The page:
Since coming back from the trek, I have resumed my language classes with my teacher Manjul, as well as my architecture internship with my mentor Siddarth that I started a few days after I arrived in Nepal. I’m learning so much from each of them. I’ve been learning Nepali with Manjul one-on-one, which I think has really been beneficial for me as compared to the usual classroom setting I’m used to back in the U.S. Manjul makes learning Nepali a lot of fun because he always has so many stories and life experiences to share and is very charismatic by nature.

With Siddarth, I’m learning about the architecture of Nepal in context with people’s psychology. We go on site visits, I make observations, we have in-depth discussions about why people in Nepal are the way they are and how it has affected local architecture and the urban landscape. One would never think that something like a round-shaped soap or a rug with “low self-esteem” would have anything to do with architecture, but interestingly enough, things like that do. It’s an interesting aspect of environmental psychology that few people have explored, so I’m sure that what I’m learning will have many implications for whatever direction I decide to take with my career in the future.

Along with my language classes and internship, I am living with a home stay family in Kumaripati. I really couldn’t ask for a better family to not only live with, but also experience traditional Nepalese culture at home. Fufu is a fantastic cook and takes such good care of me. The kids Kavita and Krishna are always so much fun to be around, whether they’re helping me with my Nepali or just hanging out with me and playing games. I really do feel as if they are my second family because they have made me feel so at home. So far everyone I’ve met here has been nothing but nice to me and for that I couldn’t be more grateful. I’m really enjoying myself here so I just hope the next five weeks don’t fly by as fast as the first! Either way, I definitely plan to come back.”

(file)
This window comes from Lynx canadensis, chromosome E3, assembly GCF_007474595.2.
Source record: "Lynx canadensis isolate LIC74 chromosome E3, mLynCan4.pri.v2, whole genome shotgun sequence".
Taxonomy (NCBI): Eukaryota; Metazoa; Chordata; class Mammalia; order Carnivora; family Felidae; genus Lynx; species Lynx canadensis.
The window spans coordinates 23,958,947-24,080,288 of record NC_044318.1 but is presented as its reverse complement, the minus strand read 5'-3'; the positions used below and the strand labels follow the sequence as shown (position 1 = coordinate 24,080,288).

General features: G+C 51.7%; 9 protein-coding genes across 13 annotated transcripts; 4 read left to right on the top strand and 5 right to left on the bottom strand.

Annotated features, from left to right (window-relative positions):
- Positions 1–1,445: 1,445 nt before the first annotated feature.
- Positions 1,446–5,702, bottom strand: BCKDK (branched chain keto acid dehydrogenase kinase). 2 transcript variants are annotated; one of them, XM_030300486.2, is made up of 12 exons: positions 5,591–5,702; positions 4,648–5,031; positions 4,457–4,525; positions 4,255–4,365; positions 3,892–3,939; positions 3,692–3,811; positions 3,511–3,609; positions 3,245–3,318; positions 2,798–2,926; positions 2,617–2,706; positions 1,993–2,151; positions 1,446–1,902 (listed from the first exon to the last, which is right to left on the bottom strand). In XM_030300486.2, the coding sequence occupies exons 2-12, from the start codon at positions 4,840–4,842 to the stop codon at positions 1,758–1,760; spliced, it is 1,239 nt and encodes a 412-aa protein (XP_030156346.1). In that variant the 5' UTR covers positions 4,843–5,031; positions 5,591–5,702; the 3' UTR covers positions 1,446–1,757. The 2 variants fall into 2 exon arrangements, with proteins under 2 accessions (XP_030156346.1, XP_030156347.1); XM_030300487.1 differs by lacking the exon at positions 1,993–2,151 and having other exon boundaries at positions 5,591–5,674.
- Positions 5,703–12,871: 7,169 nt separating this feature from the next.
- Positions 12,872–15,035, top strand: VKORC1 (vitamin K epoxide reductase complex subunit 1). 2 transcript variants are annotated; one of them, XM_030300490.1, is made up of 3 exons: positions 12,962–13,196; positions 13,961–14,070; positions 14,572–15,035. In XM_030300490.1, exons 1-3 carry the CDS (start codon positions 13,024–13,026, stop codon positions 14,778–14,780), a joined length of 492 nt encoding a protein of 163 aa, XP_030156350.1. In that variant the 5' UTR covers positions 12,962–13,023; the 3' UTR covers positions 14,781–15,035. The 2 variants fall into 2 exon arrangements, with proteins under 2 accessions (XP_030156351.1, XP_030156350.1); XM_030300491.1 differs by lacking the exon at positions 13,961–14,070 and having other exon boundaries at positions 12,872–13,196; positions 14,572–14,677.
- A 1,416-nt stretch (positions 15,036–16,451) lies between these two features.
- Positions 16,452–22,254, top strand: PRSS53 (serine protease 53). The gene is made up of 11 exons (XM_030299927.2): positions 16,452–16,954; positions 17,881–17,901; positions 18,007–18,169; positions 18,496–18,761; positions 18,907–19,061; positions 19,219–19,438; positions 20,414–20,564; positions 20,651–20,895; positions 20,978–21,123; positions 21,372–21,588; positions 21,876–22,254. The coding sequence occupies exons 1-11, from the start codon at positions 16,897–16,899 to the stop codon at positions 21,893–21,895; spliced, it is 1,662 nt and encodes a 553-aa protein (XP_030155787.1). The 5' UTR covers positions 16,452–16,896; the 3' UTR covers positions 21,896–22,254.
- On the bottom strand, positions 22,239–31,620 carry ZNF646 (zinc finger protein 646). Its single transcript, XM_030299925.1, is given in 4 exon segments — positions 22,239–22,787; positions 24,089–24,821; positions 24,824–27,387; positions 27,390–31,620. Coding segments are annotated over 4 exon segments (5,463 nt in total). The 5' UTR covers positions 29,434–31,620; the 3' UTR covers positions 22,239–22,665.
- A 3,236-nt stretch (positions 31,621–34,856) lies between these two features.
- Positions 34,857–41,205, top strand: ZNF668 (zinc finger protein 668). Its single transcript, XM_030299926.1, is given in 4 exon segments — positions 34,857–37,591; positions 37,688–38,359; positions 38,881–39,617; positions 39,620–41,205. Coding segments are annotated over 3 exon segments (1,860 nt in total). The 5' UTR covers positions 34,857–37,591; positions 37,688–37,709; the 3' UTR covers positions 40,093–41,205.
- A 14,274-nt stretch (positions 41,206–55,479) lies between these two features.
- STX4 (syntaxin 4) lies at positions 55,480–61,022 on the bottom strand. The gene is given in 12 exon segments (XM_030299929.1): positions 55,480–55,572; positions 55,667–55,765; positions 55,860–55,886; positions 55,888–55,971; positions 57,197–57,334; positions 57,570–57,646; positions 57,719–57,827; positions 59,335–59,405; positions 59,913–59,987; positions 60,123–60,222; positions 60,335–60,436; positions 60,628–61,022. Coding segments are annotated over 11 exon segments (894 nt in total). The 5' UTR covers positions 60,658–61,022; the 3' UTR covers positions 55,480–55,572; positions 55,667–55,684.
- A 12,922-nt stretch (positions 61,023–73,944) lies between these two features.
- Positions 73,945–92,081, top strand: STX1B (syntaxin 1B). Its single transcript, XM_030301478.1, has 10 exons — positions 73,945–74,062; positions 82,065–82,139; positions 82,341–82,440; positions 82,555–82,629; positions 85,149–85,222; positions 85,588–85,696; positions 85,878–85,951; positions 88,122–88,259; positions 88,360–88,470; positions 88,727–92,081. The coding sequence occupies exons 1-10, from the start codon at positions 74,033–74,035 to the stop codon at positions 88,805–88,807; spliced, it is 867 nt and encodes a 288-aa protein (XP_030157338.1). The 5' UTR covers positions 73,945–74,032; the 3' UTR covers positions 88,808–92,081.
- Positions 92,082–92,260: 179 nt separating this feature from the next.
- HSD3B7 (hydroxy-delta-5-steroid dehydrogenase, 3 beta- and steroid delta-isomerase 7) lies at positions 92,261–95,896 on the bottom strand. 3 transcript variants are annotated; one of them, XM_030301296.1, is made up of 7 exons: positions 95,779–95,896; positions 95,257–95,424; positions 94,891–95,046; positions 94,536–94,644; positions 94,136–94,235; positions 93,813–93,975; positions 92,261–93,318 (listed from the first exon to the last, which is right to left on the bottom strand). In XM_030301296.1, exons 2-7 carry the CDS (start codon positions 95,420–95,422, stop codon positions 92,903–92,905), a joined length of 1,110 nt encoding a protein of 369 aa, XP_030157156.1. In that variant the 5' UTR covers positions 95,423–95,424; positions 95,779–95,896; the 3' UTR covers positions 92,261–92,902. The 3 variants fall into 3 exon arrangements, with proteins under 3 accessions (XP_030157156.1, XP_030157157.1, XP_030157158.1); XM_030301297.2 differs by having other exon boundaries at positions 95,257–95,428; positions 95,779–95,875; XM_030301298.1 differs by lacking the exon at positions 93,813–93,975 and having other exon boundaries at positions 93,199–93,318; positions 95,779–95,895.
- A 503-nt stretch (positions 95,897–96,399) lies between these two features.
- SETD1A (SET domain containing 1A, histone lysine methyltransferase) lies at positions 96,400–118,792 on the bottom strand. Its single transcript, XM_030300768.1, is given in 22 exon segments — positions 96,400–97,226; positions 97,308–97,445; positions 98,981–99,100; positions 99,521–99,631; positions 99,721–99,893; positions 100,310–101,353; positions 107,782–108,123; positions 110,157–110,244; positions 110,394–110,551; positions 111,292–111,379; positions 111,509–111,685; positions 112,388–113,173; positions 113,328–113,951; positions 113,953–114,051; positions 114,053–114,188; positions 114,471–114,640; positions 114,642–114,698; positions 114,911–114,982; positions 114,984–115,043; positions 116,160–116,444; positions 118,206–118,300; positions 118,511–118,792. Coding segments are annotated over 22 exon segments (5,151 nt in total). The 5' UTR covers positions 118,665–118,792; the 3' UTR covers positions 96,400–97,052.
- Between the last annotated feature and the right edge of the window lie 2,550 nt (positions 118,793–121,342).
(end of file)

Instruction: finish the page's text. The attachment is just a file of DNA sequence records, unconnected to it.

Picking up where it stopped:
Written by passageinternational

March 14, 2010 at 9:20 pm

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JENNIFER QUAN, PERSONAL PASSAGE 2008

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JENNIFER QUAN, PERSONAL PASSAGE 2008

At RHEST, I mainly work with Uma Lohani, the health coordinator, and usually she shows me their program reports to go over and edit for grammatical corrections. The computer work can be draining, but I have to say it is very interesting to learn about the work they are doing and about women’s health issues, like the prolapsed uterus, which I had never heard of before coming here. I edit reports for a few hours, and then in the last hour or two I end up conversing with Uma or some of the other women in English about different things, like their religion or family, which is nice for both of us so they can practice their English, and I learn about things in their lives.

On the other hand working at Sewa Kendra is much more active, especially with the school children. Usually when I go, I teach and play with the school children. I’ll teach them English or test them out of their science or general knowledge workbooks with games, where they split up into teams and answer questions. On Fridays, they finish their exams early, so I’ll play games and dance with them while they practice their Nepali dancing. I also talk a lot with Surya, one of the teachers, who has been really friendly and helpful in telling me about Kathmandu and places to visit. Sometimes, Dr. Pradhan shows me some of the patients in the clinic and explains the conditions and treatments they are doing, which is very interesting even without having the medical experience or background.

This last week, I went with them to Khokana on Monday and Dolalghat on Wednesday. Both times were really amazing to me. It was so nice to visit because the areas were so beautiful and green, and the leprosy-affected people are so kind and grateful. I really enjoyed those trips with Dr. Pradhan and the other doctors and nurses that come. I think she’s doing amazing work, and talking with her about it has been so inspiring for me! She’s so compassionate and determined to help people.

Written by passageinternational

March 14, 2010 at 9:20 pm